I stopped HIV treatment due to religious pressure

Medical experts say that People Living with HIV who are on ART are expected to take their drugs daily. Failure to do this is detrimental to the individual health of the PLHIV and the nation at large because it creates the opportunity of new viral strains that are resistant to affordable ARVs, and ultimately die prematurely. But, still some of PLHIV on ART stopped receiving treatment.
 
Ms. Anzimye Lukosi, one of those who had stopped receiving HIV treatment and now is back following the TUNAJALI’s Back to Treatment Campaign said with her husband they were once on ARVs but due to some religious pressure they had to abandon the treatment and this caused her husband’s health to deteriorate. “As a result he died. I am convinced that hadn’t been for treatment default he would be alive today,” she confidently says.
 
Anzimye with her husband were blessed with three children. After the birth of the third born, they experienced health problems for about seven years. “We used to have recurring fever, I then got herpes zoster. My health was terrible and my husband sent me back to my parents in Ilula, knowing that I was going to die.”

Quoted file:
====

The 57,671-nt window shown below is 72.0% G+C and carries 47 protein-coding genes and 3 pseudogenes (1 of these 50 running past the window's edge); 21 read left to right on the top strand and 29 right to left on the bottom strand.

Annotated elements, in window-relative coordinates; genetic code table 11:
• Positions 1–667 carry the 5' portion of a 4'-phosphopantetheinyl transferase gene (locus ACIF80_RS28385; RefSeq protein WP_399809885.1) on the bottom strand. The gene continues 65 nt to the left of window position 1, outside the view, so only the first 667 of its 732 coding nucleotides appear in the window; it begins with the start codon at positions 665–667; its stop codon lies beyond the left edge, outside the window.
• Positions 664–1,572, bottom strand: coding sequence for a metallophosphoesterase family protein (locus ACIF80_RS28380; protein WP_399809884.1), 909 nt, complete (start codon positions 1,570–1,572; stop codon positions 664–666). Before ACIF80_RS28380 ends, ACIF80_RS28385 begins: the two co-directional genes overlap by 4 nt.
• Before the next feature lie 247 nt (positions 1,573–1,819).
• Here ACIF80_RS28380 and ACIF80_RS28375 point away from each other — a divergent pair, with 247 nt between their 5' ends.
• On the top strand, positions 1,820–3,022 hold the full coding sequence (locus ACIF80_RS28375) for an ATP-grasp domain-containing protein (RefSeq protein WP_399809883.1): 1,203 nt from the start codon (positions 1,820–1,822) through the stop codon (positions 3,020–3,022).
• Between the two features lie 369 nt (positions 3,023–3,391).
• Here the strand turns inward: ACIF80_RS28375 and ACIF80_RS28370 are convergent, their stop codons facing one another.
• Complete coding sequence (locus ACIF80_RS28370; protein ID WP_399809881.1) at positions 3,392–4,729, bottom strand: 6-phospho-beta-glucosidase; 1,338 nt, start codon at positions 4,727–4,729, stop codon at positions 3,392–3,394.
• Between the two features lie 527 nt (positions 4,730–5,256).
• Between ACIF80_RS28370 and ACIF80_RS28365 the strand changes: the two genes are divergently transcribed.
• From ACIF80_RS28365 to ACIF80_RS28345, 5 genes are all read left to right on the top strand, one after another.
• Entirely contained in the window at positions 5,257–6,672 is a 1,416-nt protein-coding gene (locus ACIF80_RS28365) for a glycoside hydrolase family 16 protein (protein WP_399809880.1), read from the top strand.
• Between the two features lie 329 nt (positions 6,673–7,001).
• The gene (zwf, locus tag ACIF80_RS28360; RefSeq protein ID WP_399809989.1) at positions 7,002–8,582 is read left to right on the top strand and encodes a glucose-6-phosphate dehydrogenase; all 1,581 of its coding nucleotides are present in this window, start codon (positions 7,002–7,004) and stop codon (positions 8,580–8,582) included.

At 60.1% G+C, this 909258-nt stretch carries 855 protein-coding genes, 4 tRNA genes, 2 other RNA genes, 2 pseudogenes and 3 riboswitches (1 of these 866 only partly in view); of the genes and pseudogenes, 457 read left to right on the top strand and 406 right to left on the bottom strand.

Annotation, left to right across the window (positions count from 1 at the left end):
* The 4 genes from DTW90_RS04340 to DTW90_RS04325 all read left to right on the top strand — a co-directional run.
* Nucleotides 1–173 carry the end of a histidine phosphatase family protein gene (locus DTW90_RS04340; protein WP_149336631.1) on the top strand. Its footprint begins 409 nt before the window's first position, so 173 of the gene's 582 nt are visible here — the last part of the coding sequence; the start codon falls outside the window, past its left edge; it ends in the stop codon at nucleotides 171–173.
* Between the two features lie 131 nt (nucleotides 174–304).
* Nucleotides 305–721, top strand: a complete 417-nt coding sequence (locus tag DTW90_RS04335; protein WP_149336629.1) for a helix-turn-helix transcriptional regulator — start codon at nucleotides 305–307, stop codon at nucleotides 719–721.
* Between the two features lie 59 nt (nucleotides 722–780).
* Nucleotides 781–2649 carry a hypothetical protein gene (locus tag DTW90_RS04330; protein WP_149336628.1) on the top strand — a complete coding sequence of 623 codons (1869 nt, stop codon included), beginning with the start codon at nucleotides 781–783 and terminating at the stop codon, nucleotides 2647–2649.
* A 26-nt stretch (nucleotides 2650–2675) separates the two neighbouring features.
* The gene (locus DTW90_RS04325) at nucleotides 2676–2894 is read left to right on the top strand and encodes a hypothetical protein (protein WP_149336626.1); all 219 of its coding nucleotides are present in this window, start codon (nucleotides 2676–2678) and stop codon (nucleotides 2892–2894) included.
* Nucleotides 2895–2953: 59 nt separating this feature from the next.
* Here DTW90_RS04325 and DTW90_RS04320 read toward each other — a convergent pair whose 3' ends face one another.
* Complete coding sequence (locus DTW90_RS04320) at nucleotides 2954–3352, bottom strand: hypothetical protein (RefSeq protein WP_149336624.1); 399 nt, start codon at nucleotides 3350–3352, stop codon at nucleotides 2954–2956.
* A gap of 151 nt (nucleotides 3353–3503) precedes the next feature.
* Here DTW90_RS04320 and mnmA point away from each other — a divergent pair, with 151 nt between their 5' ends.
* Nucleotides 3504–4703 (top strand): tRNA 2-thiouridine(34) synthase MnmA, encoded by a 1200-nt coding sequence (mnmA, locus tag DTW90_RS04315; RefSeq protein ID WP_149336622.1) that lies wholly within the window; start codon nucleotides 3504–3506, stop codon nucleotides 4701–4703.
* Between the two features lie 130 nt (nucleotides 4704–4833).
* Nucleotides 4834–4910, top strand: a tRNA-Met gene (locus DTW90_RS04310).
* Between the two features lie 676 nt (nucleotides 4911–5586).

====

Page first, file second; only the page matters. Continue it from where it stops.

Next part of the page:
At Ilula, she went to check her sero status at a health centre where it was found out that she was HIV positive. “At that time I had wounds all-over my body and experienced a rapid weight loss. I was put on ARVs and within just two months I was fine again. So when my husband came to visit me, he found me booming with good health.” As advised at the Centre for HIV Treatment and Care (CTC), she advised him to also check his health. She accompanied him to the CTC. It was found-out he was HIV positive too. After checking his CD4 he was also put on ARVs. Together with his wife they went back to Makambako.
 
At Makambako they lived in a church’s house with their pastor. Since the church’s foundation was of miracles, they were not required to take any medicine to treat diseases. When the pastor realized that they were using medicine he started discriminating against them, saying that they’ve failed in faith by not believing in miracles but medicines. “We had to stop using ARVs,” she says.
 
Months after quitting ARVs their health started to deteriorate, they became so weak they couldn’t even provide for their children. As a result they had no food, no money and the children could not go to school.  Her husband’s health deteriorated very fast, and in 2009 he died. Realising the repercussion of dropping from using ARVs she moved out from the church house and she got back to treatment. 
 
Six months later she was fine again, “As you can all see and here I am, very healthy and as strong as a fiddle. I do casual work to support my children, and as I am talking now they have resumed schooling. I will never quite ARVs, I don’t want to die prematurely, I want to see my children grow and have their families,” says Anzimye smiling.